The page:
K-pop has always had a mixed reaction in Singapore. Most adore the choreographed dance moves, and even enjoy the curious appropriation of modern hip-hop, while some loathe the corporate pop sheen of many acts, along with the grotesque South Korean 'idol' culture that comes with it.
Let's just say their neighbours in North Korea aren't fans either.
The two countries have been at it for decades — rife with several instances of direct conflict, they've mostly been sparring with insults and propaganda toward each other. It's been an absolutely frosty 60-odd years since the truce, and since technically the two countries are still at war, tension has always been a mainstay.
Recently, North Korea launched a test of their supposed first-ever H-bomb, sending waves of panic (and of course, actual seismic activity) across the Demilitarized Zone, causing South Korea to deploy fighter jets — accompanied by a U.S. B-52 bomber — as a demonstration, to send a message to their Communist friends. So yeah, it hasn't been rosy at all.
Culturally, North Korea has stuck to their diet of classical and pop music with overt nationalist themes, along with small, dapper kids playing guitars as big as them, South Korea's music industry has been dominated by the modern juggernaut that is K-pop. And as much as it has assimilated itself into South Korean culture, it has also become an unlikely weapon for the South Korean army.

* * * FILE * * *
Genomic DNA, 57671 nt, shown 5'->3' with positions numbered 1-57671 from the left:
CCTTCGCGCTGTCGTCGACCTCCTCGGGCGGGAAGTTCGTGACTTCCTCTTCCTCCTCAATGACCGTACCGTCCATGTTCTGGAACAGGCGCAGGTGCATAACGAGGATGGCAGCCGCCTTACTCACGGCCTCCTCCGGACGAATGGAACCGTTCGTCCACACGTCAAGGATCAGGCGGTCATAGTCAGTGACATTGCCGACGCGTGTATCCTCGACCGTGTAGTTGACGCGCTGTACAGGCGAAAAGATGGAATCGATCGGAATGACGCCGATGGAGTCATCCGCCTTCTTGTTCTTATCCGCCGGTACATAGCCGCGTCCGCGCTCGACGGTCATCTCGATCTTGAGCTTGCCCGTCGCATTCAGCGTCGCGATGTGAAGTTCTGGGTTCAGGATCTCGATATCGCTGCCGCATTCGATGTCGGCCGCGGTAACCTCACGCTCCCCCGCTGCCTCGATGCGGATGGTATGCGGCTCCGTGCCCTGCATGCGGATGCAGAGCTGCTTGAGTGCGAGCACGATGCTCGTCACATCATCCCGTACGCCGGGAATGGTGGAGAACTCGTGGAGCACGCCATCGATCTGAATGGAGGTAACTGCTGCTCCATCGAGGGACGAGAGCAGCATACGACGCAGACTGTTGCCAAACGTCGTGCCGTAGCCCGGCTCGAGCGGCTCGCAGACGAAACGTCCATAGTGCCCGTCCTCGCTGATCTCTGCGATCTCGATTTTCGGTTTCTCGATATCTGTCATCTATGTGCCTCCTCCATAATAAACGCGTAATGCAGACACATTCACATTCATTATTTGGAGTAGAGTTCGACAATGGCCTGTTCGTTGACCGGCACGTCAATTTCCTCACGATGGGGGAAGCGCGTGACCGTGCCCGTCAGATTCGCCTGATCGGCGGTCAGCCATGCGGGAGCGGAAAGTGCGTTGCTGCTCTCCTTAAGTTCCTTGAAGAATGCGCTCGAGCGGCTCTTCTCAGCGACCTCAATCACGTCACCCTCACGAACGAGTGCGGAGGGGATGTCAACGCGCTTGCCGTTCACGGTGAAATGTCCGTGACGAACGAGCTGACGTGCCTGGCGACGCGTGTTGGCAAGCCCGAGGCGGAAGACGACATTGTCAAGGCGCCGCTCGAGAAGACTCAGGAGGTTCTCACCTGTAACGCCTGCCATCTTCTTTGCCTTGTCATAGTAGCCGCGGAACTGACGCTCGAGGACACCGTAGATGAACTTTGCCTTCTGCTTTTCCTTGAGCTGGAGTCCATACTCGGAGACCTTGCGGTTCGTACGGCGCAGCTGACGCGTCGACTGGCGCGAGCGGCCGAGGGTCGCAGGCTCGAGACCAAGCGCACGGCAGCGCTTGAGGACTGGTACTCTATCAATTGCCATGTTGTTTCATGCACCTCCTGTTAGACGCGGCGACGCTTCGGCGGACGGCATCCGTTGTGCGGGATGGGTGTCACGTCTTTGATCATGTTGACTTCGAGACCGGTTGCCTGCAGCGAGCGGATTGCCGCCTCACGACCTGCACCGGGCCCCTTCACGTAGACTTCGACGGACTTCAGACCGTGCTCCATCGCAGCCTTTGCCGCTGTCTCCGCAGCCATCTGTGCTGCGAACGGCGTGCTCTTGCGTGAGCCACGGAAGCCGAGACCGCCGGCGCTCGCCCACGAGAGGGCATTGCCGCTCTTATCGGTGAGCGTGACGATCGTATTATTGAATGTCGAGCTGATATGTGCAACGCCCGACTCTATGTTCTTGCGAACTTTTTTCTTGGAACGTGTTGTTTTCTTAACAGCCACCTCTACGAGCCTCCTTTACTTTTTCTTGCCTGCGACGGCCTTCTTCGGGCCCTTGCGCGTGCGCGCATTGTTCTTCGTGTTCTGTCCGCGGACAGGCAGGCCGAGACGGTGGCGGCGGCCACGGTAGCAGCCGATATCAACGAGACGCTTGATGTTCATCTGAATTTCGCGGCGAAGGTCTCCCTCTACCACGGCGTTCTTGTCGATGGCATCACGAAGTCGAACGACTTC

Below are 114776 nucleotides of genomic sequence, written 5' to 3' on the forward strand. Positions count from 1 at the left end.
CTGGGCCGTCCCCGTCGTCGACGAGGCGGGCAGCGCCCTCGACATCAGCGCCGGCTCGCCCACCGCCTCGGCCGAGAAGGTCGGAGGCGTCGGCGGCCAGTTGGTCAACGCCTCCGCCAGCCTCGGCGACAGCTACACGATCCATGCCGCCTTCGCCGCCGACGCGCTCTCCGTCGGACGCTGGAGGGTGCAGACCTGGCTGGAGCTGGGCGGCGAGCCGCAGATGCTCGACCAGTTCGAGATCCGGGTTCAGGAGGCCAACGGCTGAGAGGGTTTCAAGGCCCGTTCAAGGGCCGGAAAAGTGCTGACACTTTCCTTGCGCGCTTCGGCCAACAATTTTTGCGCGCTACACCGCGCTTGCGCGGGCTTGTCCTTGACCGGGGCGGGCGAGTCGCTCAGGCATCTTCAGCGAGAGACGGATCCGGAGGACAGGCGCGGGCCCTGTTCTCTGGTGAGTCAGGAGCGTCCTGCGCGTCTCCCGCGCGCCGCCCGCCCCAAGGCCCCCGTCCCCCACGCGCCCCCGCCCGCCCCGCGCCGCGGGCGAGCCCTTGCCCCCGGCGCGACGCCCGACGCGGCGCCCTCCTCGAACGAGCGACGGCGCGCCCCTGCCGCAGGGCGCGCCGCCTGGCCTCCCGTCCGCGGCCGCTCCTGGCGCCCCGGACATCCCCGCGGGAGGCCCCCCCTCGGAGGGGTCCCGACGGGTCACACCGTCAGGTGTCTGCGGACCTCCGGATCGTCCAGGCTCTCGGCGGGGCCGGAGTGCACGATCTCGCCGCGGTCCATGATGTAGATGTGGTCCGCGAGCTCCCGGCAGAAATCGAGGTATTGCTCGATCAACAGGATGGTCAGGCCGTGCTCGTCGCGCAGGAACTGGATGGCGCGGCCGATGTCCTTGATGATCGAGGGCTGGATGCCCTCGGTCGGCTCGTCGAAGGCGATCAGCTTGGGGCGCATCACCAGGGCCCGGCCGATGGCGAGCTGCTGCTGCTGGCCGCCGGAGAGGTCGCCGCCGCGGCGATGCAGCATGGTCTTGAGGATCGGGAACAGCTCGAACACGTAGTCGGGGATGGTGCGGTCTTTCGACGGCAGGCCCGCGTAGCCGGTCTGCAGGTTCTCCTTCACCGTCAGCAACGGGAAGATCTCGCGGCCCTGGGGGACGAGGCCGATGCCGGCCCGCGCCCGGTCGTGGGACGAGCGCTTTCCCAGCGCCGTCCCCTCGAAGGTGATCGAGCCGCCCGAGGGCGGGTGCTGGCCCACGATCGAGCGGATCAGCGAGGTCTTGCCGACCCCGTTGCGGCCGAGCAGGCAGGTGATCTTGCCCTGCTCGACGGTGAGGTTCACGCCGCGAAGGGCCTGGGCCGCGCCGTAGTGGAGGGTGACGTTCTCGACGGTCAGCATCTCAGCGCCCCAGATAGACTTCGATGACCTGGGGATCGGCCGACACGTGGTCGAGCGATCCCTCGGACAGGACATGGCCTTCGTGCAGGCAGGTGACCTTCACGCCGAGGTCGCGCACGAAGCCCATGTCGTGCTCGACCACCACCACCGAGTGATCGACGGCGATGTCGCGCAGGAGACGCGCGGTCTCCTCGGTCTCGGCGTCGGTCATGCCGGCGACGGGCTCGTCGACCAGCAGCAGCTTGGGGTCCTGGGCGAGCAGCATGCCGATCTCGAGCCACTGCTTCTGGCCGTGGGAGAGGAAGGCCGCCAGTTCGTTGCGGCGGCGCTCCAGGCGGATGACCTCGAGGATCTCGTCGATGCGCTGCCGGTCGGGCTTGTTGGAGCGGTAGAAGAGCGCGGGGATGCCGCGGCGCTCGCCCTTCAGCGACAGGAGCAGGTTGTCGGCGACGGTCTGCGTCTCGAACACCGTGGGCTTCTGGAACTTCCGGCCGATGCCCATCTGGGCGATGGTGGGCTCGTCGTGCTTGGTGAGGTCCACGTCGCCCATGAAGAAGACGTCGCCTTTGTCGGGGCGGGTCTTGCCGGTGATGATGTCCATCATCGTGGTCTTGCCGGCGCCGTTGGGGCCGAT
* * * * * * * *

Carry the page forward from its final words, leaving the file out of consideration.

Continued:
Deploying loudspeakers, with hopefully enough sub-bass control, the Republic of Korea Armed Forces have used many K-pop hits as part of their propaganda attack strategy, blasting hits like BIGBANG's 'Bang Bang Bang' and Apink's 'Just Let Us Love' directly towards the direction of North Korea, where they've not been taking the aural assault lightly.
A top North Korean official, most likely not a fan of BIGBANG's indelible bad-boy charms, acknowledged the South Korean army's roguish K-pop tactics in a rally and declared that it has pushed North Korea to the "brink of war", citing South Korea's supposed jealousy over the H-bomb test as the reason for their actions.
The broadcasts by the loudspeakers feature K-pop music and rhetoric in the form of criticism leveled toward's North Korea's regime, which has been headed by Kim Jong-un since the death of his father, and notorious dictator, Kim Jong-il in 2011. While North Korea always tries to deflect the South Korean broadcasts with their own loudspeakers, K-pop music apparently already has had a following in the black market, spread through USB sticks and DVDs.
While North Korea has threatened war several times over the course of their conflict, if this war does indeed escalate (and let's hope it doesn't), the history books may just deem it as The War Over K-Pop.
Check out the music video of 'Bang Bang Bang' below: